When you split the difference between information and misinformation, you still end up with misinformation. — We are continuous with everything here on Earth. | MetaFilter
car hiding on Flickr.
ringing rocks waterfall on Flickr.
And that’s the sense in which the line about mistaking the plate for the food makes perfect sense to me. It’s not that nice plates aren’t nice. But they’re not the same thing as the food. They’re an additional pleasure, certainly, but they neither increase nor detract from the pleasure provided by the food… It’s also nice to read a book in a nice room, with a nice view out the window and with good music on the stereo and wearing comfortable clothes etc. etc. etc.—all those things are pleasant. But they’re not “the book.” Anyone who insists that they’ll “never read a book on an e-reader, because that’s not real reading” (or what have you) strikes me as making a statement that is as absurd as saying “I’d never read a book in a room I didn’t find attractive, or if I didn’t have a nice view to look at when I lifted my eyes from the book, or if there wasn’t nice music playing in the background, or if I didn’t have a pleasant incense burning in the room” or what have you. Those are all things you might, or might not, find to be additional pleasures (just like a well-designed book), but they’re not “the novel”… — “Lovers of print are simply confusing the plate for the food.” | MetaFilter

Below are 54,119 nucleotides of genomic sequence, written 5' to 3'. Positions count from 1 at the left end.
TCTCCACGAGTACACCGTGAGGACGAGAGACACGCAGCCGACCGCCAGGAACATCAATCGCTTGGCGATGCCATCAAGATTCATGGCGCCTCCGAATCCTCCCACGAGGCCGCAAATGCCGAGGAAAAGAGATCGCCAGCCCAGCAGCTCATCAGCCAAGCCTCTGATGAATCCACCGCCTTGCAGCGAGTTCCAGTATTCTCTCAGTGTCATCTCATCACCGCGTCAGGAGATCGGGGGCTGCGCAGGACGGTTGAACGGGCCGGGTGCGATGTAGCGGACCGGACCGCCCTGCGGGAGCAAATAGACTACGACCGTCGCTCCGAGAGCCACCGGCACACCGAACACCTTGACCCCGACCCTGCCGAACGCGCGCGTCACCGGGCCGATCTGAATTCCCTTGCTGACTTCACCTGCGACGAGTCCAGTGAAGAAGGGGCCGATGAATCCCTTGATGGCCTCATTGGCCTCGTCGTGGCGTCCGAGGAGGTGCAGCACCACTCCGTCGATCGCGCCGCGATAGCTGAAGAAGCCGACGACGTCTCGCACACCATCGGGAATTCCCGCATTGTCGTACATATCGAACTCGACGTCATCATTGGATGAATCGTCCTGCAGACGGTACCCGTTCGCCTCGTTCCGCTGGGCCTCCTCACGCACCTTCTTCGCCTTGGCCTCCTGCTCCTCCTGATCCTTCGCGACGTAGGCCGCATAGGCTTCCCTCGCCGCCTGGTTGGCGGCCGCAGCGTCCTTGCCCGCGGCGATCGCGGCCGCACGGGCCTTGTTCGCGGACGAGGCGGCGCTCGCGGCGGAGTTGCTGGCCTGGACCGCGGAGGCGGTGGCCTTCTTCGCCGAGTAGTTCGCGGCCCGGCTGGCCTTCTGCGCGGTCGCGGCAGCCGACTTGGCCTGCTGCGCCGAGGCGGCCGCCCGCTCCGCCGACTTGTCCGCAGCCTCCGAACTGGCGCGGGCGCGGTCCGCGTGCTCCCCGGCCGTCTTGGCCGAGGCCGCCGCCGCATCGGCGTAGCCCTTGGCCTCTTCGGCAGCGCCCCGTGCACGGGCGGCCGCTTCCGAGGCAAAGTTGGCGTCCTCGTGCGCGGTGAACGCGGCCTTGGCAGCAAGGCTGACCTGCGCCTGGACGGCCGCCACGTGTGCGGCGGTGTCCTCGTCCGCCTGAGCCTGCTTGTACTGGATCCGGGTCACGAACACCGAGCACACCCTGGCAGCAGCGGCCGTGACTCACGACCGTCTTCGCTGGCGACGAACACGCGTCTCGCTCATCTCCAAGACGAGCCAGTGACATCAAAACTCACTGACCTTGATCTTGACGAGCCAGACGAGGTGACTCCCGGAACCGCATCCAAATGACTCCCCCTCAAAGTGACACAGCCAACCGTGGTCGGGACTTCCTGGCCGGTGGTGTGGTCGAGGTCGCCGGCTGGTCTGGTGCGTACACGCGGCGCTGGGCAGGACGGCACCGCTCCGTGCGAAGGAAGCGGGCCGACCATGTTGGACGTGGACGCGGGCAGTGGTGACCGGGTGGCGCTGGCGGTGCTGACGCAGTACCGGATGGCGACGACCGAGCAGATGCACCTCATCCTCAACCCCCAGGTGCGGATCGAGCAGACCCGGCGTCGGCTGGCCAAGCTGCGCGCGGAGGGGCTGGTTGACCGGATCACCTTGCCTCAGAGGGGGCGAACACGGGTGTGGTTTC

Imagine yourself a child. Imagine yourself given one of these books: not merely a story of exploration and adventure, but a manual to such. Imagine yourself acquiring the keys to a mutable world in which you can explore caves, fight spiders, build castles, ride pigs, blow up mountains, construct aqueducts to carry water to your summer palace… anything. Imagine yourself a child, in possession of the secret knowledge. —
The secret of Minecraft — The Message — Medium
This article is the best explanation for Minecraft’s appeal I’ve seen.
But that has to come about through challenging the general economic privilege we bestow on the rich, not by making it easier to prosecute crimes in general. Precisely because it’s very unlikely that this will make it harder on the rich, and more likely to make it harder on the poor. I worry about procedure because principle and procedure matters, yes. But also because the consequences of threats to due process and the presumption of innocence will overwhelmingly be borne by those in our culture who lack social capital. I fear that undermining the commitment to due process in these high-profile but small-in-number cases will filter down to the poor people who are typically the target of our judicial process and police. — carceral progressivism | Fredrik deBoer
Long live the new flesh.
Doctor Who S8E4: Listen